Is Leaving My iPhone Charging Overnight Bad?

Is charging my iPhone overnight harmful?

Nolan Levesque writes:

Hey, Chris. I’m wondering if plugging my iPhone in to charge before bed and leaving it plugged in for 8-10 hours after it’s fully charged is harmful? Thanks for all the great content; don’t let haters get you down!

Is Leaving My iPhone Charging Overnight Bad?
Is leaving my iPhone charging overnight bad?

Leaving your iPhone on charge while you’re asleep shouldn’t have any detrimental effects on the battery. The lithium-ion battery in your iPhone has two modes:

  • The fast charge, which can charge the battery to 80% of its capacity in around two hours.
  • The trickle charge, which will charge the battery to 100% of its capacity over three to four hours.

According to Apple, your battery will lose some of its capacity every cycle, but it will take thousands of cycles before your battery will only hold 80% of its charge.

The modern lithium-ion battery can take thousands of charge and discharge cycles before showing any kind of sign of not being able to hold a full charge. So I think that it’s safe to say that leaving your iPhone charging overnight wouldn’t be bad for it. If you’d like to know more, we’ve covered this topic in greater detail here: Should You Leave Your Smartphone Charging Overnight?

Image: New Battery by DougWard via Flickr

Tips For Extending Smartphone Battery Life

There should be an image here!Q: I love my iPhone but hate how quickly the battery goes dead! Any tips on getting more time on a charge? — Marcus

A: Smartphones in general tend to be prone to shorter battery life because of all of the capabilities built into the phones.

The battery in the iPhone is unfortunately not user-replaceable either, so carrying around a second battery isn’t an option (but I have another suggestion later).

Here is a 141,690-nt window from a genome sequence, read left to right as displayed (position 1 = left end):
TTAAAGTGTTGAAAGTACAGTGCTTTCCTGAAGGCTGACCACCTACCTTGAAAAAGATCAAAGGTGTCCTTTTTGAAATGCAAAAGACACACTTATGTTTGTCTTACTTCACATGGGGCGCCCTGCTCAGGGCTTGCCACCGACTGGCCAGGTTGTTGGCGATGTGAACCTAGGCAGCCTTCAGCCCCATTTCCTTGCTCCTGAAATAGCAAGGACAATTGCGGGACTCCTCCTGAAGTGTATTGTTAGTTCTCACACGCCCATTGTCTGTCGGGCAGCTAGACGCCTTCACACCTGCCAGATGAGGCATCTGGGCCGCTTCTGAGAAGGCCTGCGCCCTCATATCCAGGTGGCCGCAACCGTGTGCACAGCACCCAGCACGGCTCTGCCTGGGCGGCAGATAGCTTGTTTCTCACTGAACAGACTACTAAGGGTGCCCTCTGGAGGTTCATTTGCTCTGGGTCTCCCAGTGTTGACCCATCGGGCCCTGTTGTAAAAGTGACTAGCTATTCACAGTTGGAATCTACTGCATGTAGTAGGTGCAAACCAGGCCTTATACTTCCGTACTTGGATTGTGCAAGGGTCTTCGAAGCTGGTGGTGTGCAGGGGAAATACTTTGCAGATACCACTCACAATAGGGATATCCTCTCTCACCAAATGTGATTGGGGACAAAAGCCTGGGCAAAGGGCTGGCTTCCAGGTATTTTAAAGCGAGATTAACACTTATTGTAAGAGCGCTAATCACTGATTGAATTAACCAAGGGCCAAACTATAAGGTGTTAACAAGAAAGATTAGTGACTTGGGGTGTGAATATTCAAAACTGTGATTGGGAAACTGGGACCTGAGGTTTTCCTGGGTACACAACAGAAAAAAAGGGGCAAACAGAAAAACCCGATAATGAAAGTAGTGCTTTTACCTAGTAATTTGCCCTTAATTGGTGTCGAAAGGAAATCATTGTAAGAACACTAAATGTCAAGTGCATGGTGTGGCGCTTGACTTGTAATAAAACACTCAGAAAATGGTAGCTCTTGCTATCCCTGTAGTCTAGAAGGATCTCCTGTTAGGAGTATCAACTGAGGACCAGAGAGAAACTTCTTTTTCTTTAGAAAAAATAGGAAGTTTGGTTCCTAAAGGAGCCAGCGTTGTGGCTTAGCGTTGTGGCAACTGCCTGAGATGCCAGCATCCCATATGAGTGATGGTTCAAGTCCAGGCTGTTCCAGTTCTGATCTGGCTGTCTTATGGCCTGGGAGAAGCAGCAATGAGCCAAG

The good news is that there are a number of adjustments you can make that will dramatically extend the life of your iPhone battery.

Start with the Brightness setting (Settings/Brightness) by turning it down to the lowest acceptable level and make sure the Auto-Brightness is turned on.

Email can be another huge power-suck on the iPhone, especially if you have it checking multiple accounts and you get a lot of mail. By default, both the Push and the Fetch options are turned on, which can be a big power drain.

Push essentially pushes email to your phone as it arrives to your primary email system. Unless you have to get messages that quickly, turn off the Push option for your email account(s) (Settings/Mail, Contacts, Calendars/Fetch New Data) to conserve lots of power.

While you are in the Fetch settings, either set the interval to Hourly or Manually to conserve the most power. Fetch determines how often your phone goes out to your mail system to check for new mail and is also used for the ‘Find My iPhone’ feature in MobileMe, so setting it to Manually isn’t for everyone.

If you have a special email configuration such as an IMAP account, you may have an additional place to choose Push or Fetch in the Advanced section of the Fetch New Data screen.

Push is also used for third-party applications (such as Facebook & Twitter) for notifications, so minimizing or turning off all notifications will also help conserve power (Settings/Notifications).